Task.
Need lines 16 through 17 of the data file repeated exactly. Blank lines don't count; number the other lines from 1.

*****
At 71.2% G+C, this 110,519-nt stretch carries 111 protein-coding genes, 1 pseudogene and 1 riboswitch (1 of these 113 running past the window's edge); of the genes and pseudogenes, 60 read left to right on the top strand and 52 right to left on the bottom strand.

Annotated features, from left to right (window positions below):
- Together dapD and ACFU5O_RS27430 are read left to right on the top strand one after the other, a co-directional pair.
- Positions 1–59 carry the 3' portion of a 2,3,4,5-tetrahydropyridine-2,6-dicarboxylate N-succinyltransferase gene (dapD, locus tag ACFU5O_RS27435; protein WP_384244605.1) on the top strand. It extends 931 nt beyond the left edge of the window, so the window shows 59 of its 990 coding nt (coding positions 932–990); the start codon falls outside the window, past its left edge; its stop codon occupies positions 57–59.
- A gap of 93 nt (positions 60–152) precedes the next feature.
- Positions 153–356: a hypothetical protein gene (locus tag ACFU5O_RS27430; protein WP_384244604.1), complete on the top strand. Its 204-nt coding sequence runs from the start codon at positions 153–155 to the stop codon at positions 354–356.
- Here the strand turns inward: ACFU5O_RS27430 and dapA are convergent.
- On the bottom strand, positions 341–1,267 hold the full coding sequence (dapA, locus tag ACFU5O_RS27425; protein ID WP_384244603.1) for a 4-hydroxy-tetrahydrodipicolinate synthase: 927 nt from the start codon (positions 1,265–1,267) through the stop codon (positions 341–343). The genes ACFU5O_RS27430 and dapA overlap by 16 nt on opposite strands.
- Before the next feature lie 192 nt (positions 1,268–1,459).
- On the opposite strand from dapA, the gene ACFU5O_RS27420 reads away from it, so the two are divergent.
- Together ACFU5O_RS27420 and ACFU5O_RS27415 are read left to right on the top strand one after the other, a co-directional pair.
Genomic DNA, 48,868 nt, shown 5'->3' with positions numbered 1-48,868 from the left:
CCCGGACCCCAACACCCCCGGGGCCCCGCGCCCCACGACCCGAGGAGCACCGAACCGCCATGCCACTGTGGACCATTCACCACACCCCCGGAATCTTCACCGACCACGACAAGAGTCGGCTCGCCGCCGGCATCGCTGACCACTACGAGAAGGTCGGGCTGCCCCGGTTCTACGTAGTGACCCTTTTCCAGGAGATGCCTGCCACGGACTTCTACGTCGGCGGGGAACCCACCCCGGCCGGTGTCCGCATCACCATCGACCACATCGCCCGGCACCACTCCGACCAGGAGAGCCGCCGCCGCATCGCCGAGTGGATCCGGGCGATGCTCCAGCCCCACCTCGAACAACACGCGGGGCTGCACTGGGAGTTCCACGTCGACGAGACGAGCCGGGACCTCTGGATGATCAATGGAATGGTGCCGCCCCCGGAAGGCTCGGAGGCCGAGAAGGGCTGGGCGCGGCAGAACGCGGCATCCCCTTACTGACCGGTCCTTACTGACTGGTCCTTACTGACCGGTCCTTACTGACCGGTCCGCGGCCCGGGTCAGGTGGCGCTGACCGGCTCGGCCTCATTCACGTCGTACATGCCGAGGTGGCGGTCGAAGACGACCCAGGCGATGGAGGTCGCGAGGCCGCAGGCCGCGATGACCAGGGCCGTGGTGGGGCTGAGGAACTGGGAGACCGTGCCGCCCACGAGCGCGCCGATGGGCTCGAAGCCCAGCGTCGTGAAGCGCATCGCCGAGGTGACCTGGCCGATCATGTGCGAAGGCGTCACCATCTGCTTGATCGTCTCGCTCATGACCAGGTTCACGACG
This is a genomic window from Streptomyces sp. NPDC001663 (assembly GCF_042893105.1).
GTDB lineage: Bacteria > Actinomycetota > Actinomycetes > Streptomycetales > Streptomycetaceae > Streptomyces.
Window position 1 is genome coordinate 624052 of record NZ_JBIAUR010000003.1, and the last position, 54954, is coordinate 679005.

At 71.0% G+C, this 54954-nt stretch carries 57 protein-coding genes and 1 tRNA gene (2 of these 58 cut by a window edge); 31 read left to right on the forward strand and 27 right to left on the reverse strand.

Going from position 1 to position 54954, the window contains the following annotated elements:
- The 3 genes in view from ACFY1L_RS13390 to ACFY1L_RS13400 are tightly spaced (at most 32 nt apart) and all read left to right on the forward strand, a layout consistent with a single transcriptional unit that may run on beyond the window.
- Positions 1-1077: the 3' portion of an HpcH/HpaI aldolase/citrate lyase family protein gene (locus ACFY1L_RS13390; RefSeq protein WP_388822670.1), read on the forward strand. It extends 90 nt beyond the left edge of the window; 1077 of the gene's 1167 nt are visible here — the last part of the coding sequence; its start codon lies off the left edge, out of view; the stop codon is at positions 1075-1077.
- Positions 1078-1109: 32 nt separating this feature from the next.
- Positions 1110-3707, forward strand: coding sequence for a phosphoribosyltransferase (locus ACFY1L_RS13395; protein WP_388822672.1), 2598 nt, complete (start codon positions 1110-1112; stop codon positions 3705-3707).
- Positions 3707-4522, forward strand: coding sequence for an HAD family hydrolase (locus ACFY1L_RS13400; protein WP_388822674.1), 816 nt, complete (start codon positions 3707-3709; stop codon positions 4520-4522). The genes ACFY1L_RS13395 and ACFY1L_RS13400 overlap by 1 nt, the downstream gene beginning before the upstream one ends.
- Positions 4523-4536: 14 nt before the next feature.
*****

Window position 1 is genome coordinate 624052 of record NZ_JBIAUR010000003.1, and the last position, 54954, is coordinate 679005.

At 71.0% G+C, this 54954-nt stretch carries 57 protein-coding genes and 1 tRNA gene (2 of these 58 cut by a window edge); 31 read left to right on the forward strand and 27 right to left on the reverse strand.